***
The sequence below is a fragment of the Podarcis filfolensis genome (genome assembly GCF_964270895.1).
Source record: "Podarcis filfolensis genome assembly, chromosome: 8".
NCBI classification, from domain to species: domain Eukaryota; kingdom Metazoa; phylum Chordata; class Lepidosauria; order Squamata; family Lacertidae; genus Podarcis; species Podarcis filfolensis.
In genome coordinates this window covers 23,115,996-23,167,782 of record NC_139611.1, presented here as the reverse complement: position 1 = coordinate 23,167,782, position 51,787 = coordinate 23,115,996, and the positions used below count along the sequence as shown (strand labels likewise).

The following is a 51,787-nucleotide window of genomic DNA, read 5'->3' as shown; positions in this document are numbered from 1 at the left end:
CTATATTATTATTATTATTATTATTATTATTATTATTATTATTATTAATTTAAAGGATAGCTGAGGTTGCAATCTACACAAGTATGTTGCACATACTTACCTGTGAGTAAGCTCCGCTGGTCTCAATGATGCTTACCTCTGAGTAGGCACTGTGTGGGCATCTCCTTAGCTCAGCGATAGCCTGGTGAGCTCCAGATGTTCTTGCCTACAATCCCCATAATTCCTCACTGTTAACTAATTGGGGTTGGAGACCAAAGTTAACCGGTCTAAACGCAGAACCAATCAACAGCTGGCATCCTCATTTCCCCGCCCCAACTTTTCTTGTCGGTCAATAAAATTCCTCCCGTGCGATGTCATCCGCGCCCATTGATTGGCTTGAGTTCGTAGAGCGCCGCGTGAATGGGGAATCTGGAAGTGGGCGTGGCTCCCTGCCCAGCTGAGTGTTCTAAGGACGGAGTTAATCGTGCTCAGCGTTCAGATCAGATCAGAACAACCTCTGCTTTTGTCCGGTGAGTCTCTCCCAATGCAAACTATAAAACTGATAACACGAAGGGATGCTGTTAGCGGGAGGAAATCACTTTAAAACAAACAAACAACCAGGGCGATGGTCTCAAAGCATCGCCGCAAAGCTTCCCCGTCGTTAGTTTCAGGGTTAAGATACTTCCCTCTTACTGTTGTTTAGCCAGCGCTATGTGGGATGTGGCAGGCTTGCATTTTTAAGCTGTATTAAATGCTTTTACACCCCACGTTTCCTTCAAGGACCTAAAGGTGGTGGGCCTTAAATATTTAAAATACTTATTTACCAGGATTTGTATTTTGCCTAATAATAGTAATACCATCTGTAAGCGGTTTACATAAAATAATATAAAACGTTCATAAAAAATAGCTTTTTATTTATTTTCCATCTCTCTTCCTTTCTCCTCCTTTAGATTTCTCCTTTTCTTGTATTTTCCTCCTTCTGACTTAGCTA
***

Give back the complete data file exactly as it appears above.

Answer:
The sequence below is a fragment of the Podarcis filfolensis genome (genome assembly GCF_964270895.1).
Source record: "Podarcis filfolensis genome assembly, chromosome: 8".
NCBI classification, from domain to species: domain Eukaryota; kingdom Metazoa; phylum Chordata; class Lepidosauria; order Squamata; family Lacertidae; genus Podarcis; species Podarcis filfolensis.
In genome coordinates this window covers 23,115,996-23,167,782 of record NC_139611.1, presented here as the reverse complement: position 1 = coordinate 23,167,782, position 51,787 = coordinate 23,115,996, and the positions used below count along the sequence as shown (strand labels likewise).

The following is a 51,787-nucleotide window of genomic DNA, read 5'->3' as shown; positions in this document are numbered from 1 at the left end:
CTATATTATTATTATTATTATTATTATTATTATTATTATTATTATTAATTTAAAGGATAGCTGAGGTTGCAATCTACACAAGTATGTTGCACATACTTACCTGTGAGTAAGCTCCGCTGGTCTCAATGATGCTTACCTCTGAGTAGGCACTGTGTGGGCATCTCCTTAGCTCAGCGATAGCCTGGTGAGCTCCAGATGTTCTTGCCTACAATCCCCATAATTCCTCACTGTTAACTAATTGGGGTTGGAGACCAAAGTTAACCGGTCTAAACGCAGAACCAATCAACAGCTGGCATCCTCATTTCCCCGCCCCAACTTTTCTTGTCGGTCAATAAAATTCCTCCCGTGCGATGTCATCCGCGCCCATTGATTGGCTTGAGTTCGTAGAGCGCCGCGTGAATGGGGAATCTGGAAGTGGGCGTGGCTCCCTGCCCAGCTGAGTGTTCTAAGGACGGAGTTAATCGTGCTCAGCGTTCAGATCAGATCAGAACAACCTCTGCTTTTGTCCGGTGAGTCTCTCCCAATGCAAACTATAAAACTGATAACACGAAGGGATGCTGTTAGCGGGAGGAAATCACTTTAAAACAAACAAACAACCAGGGCGATGGTCTCAAAGCATCGCCGCAAAGCTTCCCCGTCGTTAGTTTCAGGGTTAAGATACTTCCCTCTTACTGTTGTTTAGCCAGCGCTATGTGGGATGTGGCAGGCTTGCATTTTTAAGCTGTATTAAATGCTTTTACACCCCACGTTTCCTTCAAGGACCTAAAGGTGGTGGGCCTTAAATATTTAAAATACTTATTTACCAGGATTTGTATTTTGCCTAATAATAGTAATACCATCTGTAAGCGGTTTACATAAAATAATATAAAACGTTCATAAAAAATAGCTTTTTATTTATTTTCCATCTCTCTTCCTTTCTCCTCCTTTAGATTTCTCCTTTTCTTGTATTTTCCTCCTTCTGACTTAGCTA